Even if U.S Senators John Kerry and John McCain left out Do Not Track provisions in their version of an Internet privacy bill, the universal tracking opt-out feature is under consideration in the House and California.
Senators John Kerry and John McCain came under fire from consumer advocacy
groups for not including a Do Not Track universal opt-out provision in their
privacy bill. However, lawmakers in the U.S House of Representatives and in the
California legislature are already tackling the issue.
Commercial Privacy Bill of Rights Act
co-sponsored by Kerry, D-Mass., and
McCain, R-Ariz., and introduced April 12, only required companies to provide
consumers with an easily accessible method for opting out of information
tracking on their sites. The Federal Trade Commission's proposal for a Do Not
Track mechanism last December recommended giving consumers a way to universally
tell online marketers and companies to not track their online activities at
said Do Not Track should be implemented by the private sector, but did not
specify whether the impetus to do so should come from the government or from
the industry. Based on recent activity in the California State Senate, the push
might come from the states.
state Sen. Alan Lowenthal introduced a bill on April 4 to restrict online
tracking. If passed, it would be the first Do-Not-Track law in the country.
Debate is scheduled to begin on April 26.
will lead and provide stimulus to the rest of the nation," Lowenthal said.
"It's much more difficult to get something like this through
mirrors a piece of legislation currently circulating in the U.S. House of
Representatives called the Do Not Track Me Online Act of 2011. Rep. Jackie
Speier, also of California, introduced the proposal on Feb. 11.
bills apply to entities that collect or store certain types of user behavioral
information, such as the Websites accessed, time of visits, the type of browser
or device used to view the sites, and using geo-location to determine the
physical location of the device used. Personal details, such as name, address,
email address, location information and IP addresses, are also included.
have a right to surf the Web without Big Brother watching their every move and
announcing it to the world," Speier said in statement. "The Internet
marketplace has matured, and it is time for consumers' protections to keep
bills require that businesses disclose what information is being collected, how
it is used, and to whom it is given or sold. Businesses collecting data on less
than 15,000 people would be exempt, unless the organization were in the
business of monitoring, studying and analyzing individual behavior.
industry is already moving toward policing itself, and government-enforced
rules are "not a good idea," Steve Minichini, president of interactive at media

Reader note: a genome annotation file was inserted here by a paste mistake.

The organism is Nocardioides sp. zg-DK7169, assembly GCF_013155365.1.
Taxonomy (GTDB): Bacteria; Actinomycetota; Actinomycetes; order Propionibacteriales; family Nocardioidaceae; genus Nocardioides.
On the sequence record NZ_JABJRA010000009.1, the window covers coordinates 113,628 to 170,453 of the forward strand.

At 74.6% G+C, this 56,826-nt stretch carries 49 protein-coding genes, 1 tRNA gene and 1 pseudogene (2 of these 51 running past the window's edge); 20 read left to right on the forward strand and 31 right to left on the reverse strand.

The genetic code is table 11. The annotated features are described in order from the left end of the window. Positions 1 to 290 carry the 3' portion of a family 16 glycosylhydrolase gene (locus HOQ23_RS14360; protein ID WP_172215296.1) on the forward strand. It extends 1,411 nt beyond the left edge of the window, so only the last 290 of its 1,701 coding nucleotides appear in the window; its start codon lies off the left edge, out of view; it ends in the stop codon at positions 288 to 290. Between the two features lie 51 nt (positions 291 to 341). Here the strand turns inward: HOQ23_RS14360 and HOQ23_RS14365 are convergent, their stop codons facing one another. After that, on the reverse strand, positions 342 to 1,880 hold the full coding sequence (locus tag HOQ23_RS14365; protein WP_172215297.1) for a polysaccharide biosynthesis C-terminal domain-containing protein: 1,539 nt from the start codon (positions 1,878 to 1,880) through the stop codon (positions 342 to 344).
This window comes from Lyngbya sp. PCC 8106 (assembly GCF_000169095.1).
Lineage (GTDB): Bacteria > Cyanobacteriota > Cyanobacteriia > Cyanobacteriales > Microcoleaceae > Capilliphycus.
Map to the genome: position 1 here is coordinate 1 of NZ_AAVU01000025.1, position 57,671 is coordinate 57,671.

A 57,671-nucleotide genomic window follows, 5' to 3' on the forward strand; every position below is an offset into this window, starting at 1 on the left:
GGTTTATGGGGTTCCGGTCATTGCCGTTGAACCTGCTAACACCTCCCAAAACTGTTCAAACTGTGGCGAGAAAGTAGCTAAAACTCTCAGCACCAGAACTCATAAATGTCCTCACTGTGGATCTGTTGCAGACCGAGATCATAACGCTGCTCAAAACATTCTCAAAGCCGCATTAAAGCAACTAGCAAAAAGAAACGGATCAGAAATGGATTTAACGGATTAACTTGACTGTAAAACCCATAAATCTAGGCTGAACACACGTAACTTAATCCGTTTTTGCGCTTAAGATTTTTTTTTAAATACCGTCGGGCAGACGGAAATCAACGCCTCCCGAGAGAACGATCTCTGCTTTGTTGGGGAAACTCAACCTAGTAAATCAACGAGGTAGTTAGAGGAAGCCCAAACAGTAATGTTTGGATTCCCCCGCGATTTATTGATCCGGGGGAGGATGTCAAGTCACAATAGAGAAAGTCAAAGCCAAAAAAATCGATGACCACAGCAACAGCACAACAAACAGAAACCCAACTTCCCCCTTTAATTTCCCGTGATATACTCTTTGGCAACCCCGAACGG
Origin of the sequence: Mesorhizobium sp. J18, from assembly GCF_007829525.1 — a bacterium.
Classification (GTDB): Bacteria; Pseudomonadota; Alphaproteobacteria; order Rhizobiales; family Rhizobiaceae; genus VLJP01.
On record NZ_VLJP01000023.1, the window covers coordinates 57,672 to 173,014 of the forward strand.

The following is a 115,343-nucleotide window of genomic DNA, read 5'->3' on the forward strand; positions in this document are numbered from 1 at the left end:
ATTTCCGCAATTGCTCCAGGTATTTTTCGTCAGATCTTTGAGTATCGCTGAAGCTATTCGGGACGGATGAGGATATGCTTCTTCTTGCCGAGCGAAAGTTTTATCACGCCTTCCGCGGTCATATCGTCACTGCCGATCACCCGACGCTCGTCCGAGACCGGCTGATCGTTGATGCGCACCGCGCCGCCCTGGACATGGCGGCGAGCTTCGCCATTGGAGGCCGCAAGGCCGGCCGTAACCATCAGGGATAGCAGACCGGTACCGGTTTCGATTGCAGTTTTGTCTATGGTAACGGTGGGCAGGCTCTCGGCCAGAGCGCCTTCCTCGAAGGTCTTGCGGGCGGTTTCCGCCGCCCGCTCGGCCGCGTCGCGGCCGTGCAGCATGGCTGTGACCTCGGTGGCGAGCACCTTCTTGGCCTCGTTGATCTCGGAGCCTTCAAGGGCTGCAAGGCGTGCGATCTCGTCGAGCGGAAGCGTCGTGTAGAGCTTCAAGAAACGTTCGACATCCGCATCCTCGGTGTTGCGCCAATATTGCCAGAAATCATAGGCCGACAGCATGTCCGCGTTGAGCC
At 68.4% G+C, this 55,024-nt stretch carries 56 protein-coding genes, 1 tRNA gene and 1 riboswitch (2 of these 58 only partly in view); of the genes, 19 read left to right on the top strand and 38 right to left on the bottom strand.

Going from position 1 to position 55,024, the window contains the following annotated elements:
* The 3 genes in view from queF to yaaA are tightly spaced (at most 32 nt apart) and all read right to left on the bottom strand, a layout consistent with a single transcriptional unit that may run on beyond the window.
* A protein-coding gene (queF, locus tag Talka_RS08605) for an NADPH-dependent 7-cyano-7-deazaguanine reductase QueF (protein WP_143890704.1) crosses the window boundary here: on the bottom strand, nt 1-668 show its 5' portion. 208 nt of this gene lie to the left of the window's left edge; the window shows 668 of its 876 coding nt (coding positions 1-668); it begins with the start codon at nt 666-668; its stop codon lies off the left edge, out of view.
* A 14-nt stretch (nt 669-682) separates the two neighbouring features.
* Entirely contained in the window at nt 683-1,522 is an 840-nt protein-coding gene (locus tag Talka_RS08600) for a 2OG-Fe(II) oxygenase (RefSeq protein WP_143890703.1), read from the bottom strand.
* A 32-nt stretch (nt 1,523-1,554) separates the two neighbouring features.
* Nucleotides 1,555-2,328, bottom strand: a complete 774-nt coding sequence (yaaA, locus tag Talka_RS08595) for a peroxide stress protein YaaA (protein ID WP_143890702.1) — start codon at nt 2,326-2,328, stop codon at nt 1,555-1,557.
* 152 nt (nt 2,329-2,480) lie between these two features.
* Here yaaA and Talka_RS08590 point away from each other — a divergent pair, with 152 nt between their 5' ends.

agency TargetCast, told eWEEK. While it is important to "double verify" how
private data is being used, Minichini said online tracking ultimately helps
consumers. The industry will "follow the money," and honor consumer requests
because they would lose business and partners otherwise, Minichini said.
Blanket legislation is too restrictive and unnecessary.
omission of DNT from the Kerry-McCain bill also doesn't appear to be worrying
FTC Chairman Jon Leibowitz. Do Not Track will be implemented even if there is
no legislation requiring it, Leibowitz
told Consumer Reports
on April 13.
want to do the right thing, and stay on the right side of consumers," Leibowitz
recent industry movements seem to support Leibowitz's statement. Apple added Do
Not Track capabilities to its Safari browser as part of the beta of the next
Mac OS X, code-named Lion, the Wall Street Journal has reported. Apple's move
follows Microsoft and Mozilla, which have already implemented this feature in
their latest versions of Internet Explorer and Firefox
While Google Chrome hasn't added the capability yet, there is a Chrome add-on
"Keep My Opt Outs" that does the same thing.
happy to see that [Do Not Track] has resonated this much not just with the
public and consumers, but with industry," Leibowitz said.
the feature in the browser at this point is just a step forward, but people
shouldn't think that checking that option means they are no longer being
tracked, according to Jonathan Nightingale, Mozilla's director of Firefox
development. The system would work only if the marketers honor people's
choices, and at this time, major ad networks haven't come to an agreement on
how to do so. Browser makers like Mozilla are implementing the feature in order
to be part of that conversation with marketers, Nightingale said.
Cliff Stearns of Florida and Jim Matheson of Utah introduced on April 13 a
broad privacy legislation similar to the Senate bill in the House of
Representatives. The House bill requires firms to create privacy policies that
tell consumers about the collection, sale and use of their data. There is no Do
Not Track provision in this bill, either.